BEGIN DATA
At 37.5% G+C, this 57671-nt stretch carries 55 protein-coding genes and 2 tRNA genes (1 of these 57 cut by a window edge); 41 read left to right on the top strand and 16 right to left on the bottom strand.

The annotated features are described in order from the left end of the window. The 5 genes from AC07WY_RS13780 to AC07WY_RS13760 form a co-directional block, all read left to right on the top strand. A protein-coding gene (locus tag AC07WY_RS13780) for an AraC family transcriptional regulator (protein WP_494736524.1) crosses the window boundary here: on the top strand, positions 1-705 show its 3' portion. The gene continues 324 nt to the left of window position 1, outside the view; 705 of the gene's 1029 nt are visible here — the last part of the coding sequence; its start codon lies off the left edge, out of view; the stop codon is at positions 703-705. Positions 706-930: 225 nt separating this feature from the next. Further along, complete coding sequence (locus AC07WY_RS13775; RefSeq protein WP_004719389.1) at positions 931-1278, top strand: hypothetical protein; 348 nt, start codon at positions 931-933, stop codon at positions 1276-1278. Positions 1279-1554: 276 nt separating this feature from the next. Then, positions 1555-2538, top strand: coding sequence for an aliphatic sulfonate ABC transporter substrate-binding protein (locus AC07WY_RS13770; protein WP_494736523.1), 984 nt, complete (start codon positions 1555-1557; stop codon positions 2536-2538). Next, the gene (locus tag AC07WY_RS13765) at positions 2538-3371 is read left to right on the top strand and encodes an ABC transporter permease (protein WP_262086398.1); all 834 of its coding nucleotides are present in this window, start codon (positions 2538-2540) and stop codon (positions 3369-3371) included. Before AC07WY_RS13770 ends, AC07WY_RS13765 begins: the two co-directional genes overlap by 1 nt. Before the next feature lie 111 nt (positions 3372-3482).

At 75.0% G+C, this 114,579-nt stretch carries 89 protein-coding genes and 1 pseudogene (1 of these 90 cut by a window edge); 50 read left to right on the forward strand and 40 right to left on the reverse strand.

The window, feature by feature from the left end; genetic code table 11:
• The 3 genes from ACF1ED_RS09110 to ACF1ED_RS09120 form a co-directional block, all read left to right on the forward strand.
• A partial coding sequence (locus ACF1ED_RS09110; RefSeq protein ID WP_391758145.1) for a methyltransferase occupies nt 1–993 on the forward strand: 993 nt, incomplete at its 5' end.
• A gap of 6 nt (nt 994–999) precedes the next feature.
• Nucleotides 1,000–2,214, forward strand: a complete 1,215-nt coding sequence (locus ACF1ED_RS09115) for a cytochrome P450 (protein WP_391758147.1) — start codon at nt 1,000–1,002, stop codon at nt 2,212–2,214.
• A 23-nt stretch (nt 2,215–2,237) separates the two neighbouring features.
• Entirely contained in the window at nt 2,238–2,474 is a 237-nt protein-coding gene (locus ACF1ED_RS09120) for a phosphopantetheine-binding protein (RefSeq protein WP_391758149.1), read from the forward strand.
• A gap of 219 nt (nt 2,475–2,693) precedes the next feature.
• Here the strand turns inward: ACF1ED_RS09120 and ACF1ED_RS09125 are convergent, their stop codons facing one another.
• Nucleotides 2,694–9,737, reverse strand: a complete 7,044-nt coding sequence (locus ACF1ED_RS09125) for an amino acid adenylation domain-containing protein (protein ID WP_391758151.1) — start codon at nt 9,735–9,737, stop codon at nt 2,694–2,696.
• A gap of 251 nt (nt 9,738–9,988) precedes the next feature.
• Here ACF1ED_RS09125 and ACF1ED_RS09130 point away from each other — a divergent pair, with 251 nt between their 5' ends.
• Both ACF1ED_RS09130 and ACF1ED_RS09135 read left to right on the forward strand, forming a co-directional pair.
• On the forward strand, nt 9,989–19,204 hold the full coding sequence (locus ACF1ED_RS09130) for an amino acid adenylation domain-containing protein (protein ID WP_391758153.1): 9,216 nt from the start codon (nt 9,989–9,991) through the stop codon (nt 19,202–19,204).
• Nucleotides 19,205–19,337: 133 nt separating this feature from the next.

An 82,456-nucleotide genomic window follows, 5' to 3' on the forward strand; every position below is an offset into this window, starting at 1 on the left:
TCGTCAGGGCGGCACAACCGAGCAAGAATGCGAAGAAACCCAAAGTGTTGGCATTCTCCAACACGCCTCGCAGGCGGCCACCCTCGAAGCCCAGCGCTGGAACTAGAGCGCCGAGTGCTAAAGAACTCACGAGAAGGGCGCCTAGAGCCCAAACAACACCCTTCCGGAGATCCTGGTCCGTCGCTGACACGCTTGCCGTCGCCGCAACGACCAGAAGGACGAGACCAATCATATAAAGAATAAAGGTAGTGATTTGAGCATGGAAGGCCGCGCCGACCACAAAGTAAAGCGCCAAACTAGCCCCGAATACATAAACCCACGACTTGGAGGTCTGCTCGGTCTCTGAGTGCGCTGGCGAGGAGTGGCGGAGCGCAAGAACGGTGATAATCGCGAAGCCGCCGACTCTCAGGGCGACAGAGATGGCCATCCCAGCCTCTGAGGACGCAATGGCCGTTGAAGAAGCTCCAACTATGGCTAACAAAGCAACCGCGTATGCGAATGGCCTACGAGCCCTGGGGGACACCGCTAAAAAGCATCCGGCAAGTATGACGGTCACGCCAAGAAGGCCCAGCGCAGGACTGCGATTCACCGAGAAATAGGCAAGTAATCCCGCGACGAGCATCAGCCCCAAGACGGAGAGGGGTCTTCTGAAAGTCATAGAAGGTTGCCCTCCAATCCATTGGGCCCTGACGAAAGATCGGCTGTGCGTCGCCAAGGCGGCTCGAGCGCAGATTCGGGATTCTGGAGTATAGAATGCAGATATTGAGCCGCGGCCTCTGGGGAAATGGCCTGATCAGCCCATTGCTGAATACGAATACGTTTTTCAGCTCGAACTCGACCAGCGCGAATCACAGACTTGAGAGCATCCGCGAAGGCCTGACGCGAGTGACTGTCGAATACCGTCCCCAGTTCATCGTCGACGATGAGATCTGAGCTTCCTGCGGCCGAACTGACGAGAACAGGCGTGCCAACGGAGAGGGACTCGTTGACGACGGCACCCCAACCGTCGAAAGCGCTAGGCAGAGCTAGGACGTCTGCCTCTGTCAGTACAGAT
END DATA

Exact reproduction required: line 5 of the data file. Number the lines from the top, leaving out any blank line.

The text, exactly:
• The 3 genes from ACF1ED_RS09110 to ACF1ED_RS09120 form a co-directional block, all read left to right on the forward strand.